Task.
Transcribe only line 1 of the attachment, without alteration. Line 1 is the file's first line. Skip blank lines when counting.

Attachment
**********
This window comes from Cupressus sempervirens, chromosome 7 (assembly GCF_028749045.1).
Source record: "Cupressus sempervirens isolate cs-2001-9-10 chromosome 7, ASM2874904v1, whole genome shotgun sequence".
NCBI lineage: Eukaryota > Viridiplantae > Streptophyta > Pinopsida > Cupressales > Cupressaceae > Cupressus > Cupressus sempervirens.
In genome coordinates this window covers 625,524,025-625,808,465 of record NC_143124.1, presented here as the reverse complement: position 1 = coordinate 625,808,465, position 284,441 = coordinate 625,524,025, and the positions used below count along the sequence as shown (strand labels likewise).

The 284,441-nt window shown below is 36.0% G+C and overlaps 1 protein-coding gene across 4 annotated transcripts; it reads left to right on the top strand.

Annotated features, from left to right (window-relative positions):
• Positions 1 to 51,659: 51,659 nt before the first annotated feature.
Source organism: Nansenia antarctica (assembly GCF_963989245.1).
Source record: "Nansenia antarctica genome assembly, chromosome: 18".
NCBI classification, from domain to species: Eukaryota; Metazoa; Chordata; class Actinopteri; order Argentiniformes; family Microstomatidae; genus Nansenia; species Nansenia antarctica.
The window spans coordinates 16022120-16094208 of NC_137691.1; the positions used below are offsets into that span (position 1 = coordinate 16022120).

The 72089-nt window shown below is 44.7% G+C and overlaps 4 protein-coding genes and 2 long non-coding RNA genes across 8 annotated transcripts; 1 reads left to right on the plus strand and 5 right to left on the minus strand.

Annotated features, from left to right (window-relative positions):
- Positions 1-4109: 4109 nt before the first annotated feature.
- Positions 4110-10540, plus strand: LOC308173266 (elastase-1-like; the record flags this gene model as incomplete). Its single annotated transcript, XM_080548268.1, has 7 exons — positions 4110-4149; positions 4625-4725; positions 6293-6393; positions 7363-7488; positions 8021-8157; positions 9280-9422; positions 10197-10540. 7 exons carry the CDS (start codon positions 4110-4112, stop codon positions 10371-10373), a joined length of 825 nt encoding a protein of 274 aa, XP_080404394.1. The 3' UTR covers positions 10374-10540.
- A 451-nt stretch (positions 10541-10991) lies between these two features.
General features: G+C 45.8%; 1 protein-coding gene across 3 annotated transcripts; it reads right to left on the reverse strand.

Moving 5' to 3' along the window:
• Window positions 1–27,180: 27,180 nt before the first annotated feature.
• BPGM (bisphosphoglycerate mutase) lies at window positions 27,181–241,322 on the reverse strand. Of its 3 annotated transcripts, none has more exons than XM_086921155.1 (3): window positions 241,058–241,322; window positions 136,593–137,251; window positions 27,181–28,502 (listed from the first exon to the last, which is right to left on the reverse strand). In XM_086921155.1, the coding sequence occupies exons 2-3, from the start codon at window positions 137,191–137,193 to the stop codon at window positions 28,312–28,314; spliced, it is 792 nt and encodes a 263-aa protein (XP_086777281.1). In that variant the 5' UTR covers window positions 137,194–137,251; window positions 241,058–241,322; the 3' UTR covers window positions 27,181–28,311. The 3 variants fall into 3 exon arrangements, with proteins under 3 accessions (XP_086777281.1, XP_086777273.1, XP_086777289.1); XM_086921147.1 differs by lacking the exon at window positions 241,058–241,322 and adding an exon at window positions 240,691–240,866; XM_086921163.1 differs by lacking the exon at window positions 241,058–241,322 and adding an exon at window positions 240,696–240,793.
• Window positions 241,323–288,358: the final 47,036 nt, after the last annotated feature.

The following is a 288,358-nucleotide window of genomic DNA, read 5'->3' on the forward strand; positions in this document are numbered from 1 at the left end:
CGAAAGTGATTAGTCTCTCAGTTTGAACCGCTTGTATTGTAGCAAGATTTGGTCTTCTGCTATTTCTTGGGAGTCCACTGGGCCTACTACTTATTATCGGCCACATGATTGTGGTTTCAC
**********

This window comes from Cupressus sempervirens, chromosome 7 (assembly GCF_028749045.1).